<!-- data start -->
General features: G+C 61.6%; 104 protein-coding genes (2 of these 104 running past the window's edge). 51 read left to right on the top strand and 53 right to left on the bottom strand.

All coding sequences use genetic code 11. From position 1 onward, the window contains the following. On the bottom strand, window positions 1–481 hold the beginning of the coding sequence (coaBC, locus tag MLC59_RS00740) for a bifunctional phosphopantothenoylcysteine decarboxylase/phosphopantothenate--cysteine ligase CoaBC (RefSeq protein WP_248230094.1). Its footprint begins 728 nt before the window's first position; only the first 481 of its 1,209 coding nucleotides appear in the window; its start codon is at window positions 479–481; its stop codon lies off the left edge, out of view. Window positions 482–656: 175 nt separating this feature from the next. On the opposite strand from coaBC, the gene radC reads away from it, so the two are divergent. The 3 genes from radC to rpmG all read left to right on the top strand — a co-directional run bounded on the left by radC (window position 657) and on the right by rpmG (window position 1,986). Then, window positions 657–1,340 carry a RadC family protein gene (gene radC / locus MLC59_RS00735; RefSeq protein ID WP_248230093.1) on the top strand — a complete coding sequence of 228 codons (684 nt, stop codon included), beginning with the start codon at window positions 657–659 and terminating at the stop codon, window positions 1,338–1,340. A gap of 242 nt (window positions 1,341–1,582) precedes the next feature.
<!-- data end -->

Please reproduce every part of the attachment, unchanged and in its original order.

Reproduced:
General features: G+C 61.6%; 104 protein-coding genes (2 of these 104 running past the window's edge). 51 read left to right on the top strand and 53 right to left on the bottom strand.

All coding sequences use genetic code 11. From position 1 onward, the window contains the following. On the bottom strand, window positions 1–481 hold the beginning of the coding sequence (coaBC, locus tag MLC59_RS00740) for a bifunctional phosphopantothenoylcysteine decarboxylase/phosphopantothenate--cysteine ligase CoaBC (RefSeq protein WP_248230094.1). Its footprint begins 728 nt before the window's first position; only the first 481 of its 1,209 coding nucleotides appear in the window; its start codon is at window positions 479–481; its stop codon lies off the left edge, out of view. Window positions 482–656: 175 nt separating this feature from the next. On the opposite strand from coaBC, the gene radC reads away from it, so the two are divergent. The 3 genes from radC to rpmG all read left to right on the top strand — a co-directional run bounded on the left by radC (window position 657) and on the right by rpmG (window position 1,986). Then, window positions 657–1,340 carry a RadC family protein gene (gene radC / locus MLC59_RS00735; RefSeq protein ID WP_248230093.1) on the top strand — a complete coding sequence of 228 codons (684 nt, stop codon included), beginning with the start codon at window positions 657–659 and terminating at the stop codon, window positions 1,338–1,340. A gap of 242 nt (window positions 1,341–1,582) precedes the next feature.